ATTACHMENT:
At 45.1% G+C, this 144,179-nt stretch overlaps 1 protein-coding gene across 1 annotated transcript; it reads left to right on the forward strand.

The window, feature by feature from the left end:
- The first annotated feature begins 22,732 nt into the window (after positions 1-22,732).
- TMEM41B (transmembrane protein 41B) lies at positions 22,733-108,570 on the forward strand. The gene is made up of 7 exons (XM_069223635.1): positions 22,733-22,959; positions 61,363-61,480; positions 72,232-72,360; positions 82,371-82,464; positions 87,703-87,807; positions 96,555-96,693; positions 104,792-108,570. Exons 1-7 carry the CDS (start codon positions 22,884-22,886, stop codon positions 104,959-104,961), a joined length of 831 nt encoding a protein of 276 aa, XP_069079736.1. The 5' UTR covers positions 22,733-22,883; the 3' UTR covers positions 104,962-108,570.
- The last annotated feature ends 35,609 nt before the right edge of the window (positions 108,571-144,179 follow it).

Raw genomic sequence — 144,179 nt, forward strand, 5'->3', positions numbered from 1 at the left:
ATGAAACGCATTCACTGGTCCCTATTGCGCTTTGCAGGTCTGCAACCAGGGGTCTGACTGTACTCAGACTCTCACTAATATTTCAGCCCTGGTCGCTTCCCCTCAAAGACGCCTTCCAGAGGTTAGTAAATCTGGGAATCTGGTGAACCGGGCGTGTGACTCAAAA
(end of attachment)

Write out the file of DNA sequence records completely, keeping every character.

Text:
At 45.1% G+C, this 144,179-nt stretch overlaps 1 protein-coding gene across 1 annotated transcript; it reads left to right on the forward strand.

The window, feature by feature from the left end:
- The first annotated feature begins 22,732 nt into the window (after positions 1-22,732).
- TMEM41B (transmembrane protein 41B) lies at positions 22,733-108,570 on the forward strand. The gene is made up of 7 exons (XM_069223635.1): positions 22,733-22,959; positions 61,363-61,480; positions 72,232-72,360; positions 82,371-82,464; positions 87,703-87,807; positions 96,555-96,693; positions 104,792-108,570. Exons 1-7 carry the CDS (start codon positions 22,884-22,886, stop codon positions 104,959-104,961), a joined length of 831 nt encoding a protein of 276 aa, XP_069079736.1. The 5' UTR covers positions 22,733-22,883; the 3' UTR covers positions 104,962-108,570.
- The last annotated feature ends 35,609 nt before the right edge of the window (positions 108,571-144,179 follow it).

Raw genomic sequence — 144,179 nt, forward strand, 5'->3', positions numbered from 1 at the left:
ATGAAACGCATTCACTGGTCCCTATTGCGCTTTGCAGGTCTGCAACCAGGGGTCTGACTGTACTCAGACTCTCACTAATATTTCAGCCCTGGTCGCTTCCCCTCAAAGACGCCTTCCAGAGGTTAGTAAATCTGGGAATCTGGTGAACCGGGCGTGTGACTCAAAA